Amazon's Alexa may soon have the ability to replicate the voice of family members, even if they are deceased.

The new feature was revealed at Amazon's Mars Conference in Las Vegas. They are developing a way for the device to mimic the voice of a specific person based on a less-than-a-minute of provided recording.

Senior vice president and head scientist for Alexa, Rohit Prasad, said the desire behind the feature was to build greater trust in the interactions users have with Alexa by putting more “human attributes of empathy and affect.”

“These attributes have become even more important during the ongoing pandemic when so many of us have lost ones that we love. While AI can’t eliminate that pain of loss, it can definitely make their memories last.”

-Rohit Prasad

Getty Images/iStockphoto
Getty Images/iStockphoto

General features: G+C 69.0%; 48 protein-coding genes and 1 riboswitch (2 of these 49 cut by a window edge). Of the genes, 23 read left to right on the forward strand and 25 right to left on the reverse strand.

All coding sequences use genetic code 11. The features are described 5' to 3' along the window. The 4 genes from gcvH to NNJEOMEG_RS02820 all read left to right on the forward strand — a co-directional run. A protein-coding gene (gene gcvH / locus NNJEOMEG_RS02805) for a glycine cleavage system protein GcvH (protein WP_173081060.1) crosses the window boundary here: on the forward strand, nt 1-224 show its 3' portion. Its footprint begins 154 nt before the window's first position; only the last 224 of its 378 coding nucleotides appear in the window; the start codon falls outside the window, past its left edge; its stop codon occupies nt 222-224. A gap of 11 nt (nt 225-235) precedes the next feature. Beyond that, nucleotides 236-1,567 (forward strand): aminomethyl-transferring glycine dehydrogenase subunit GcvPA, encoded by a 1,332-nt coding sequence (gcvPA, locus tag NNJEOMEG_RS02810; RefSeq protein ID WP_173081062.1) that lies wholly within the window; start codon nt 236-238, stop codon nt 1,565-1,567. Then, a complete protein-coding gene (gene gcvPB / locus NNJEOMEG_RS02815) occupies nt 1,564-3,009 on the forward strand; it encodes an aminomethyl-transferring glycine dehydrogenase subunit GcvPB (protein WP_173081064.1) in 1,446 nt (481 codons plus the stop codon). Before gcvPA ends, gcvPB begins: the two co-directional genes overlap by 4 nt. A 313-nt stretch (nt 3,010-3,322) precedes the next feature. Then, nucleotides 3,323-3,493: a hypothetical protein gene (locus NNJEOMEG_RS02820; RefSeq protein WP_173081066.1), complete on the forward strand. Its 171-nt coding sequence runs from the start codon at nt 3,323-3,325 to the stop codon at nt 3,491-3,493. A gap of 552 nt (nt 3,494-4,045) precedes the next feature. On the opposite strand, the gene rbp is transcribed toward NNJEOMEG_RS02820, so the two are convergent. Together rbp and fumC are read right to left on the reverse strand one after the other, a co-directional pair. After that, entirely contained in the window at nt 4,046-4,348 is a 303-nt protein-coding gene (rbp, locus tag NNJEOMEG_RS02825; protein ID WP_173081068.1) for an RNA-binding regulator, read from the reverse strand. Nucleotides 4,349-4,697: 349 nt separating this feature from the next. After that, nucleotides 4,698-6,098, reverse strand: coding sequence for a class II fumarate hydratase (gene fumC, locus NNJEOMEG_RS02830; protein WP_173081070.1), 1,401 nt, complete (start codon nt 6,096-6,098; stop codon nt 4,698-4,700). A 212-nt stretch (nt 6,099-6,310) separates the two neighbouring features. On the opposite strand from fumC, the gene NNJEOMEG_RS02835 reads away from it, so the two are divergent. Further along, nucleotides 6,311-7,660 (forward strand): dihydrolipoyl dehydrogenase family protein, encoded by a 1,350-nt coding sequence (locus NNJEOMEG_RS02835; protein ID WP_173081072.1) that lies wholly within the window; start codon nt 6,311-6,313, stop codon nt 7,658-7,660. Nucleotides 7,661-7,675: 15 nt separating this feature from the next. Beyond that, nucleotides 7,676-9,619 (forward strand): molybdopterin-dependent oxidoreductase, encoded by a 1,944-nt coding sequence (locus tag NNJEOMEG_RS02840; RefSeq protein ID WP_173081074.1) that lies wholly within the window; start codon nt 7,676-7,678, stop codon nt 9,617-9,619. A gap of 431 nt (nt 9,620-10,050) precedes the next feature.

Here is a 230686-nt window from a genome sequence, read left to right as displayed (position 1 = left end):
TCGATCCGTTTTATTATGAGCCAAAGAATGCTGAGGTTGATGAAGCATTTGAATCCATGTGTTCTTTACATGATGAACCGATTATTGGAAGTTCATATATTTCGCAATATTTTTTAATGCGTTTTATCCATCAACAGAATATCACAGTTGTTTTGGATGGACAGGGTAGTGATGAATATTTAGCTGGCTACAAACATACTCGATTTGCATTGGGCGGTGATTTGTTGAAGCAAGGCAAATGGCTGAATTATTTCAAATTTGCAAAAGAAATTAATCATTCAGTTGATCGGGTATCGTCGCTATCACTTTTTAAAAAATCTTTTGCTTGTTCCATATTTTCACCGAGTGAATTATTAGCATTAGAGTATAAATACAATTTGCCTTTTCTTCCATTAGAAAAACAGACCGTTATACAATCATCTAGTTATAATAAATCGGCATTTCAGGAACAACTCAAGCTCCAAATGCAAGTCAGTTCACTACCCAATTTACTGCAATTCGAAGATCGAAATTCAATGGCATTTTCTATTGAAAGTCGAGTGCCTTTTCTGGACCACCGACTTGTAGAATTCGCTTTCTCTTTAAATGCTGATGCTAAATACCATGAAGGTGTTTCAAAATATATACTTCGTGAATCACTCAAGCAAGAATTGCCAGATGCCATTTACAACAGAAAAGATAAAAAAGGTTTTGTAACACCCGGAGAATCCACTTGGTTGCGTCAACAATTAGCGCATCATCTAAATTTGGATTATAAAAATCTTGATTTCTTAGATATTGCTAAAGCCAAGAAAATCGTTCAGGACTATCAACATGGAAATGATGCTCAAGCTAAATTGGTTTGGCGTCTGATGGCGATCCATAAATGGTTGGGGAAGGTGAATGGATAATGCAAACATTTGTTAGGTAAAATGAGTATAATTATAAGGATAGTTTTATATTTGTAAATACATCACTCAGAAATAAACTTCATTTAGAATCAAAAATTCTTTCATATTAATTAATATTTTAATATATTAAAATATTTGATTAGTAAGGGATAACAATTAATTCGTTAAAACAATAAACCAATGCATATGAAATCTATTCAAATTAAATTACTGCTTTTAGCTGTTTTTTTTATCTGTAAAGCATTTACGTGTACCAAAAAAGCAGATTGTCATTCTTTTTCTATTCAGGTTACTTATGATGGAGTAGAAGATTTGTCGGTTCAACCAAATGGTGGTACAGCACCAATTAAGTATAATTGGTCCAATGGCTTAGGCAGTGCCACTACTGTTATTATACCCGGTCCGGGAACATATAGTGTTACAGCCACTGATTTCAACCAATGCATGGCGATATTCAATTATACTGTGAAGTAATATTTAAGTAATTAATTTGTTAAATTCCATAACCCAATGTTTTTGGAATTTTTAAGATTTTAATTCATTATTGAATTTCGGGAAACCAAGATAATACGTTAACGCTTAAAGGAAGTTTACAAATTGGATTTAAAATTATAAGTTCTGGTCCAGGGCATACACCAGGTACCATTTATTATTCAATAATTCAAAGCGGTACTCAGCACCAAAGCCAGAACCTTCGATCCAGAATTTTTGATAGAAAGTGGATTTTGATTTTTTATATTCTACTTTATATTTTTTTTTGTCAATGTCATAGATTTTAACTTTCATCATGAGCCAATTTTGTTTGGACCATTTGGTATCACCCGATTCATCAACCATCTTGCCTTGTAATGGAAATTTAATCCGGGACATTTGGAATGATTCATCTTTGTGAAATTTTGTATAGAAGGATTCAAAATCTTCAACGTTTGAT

At the event on Wednesday Amazon played a video featuring a young child and her grandmother. The litter girl asks, “Alexa, can Grandma finish reading me the Wizard of Oz?” Alexa then accepts the request and switches to another voice mimicking the child’s grandmother. Alexa continues to read the book in the grandmother's voice.

Prasad said the company had to learn how to make a “high-quality voice” with a shorter recording, as opposed to hours of recording in a studio.

Queue all the "the government is listening to me" people. This surly has sparked concerns with some Amazon Alexa users.

Woman Lying On Sofa Asking Digital Assistant Or Smart Speaker Question
Getty Images/iStockphoto

“This technology has exciting potential in education, accessibility, and entertainment, and yet it is also easy to imagine how it could be used to inappropriately impersonate speakers and deceive listeners,” said a blog post from Natasha Crampton, who heads Microsoft’s AI ethics division.

Read More Here: NBC News

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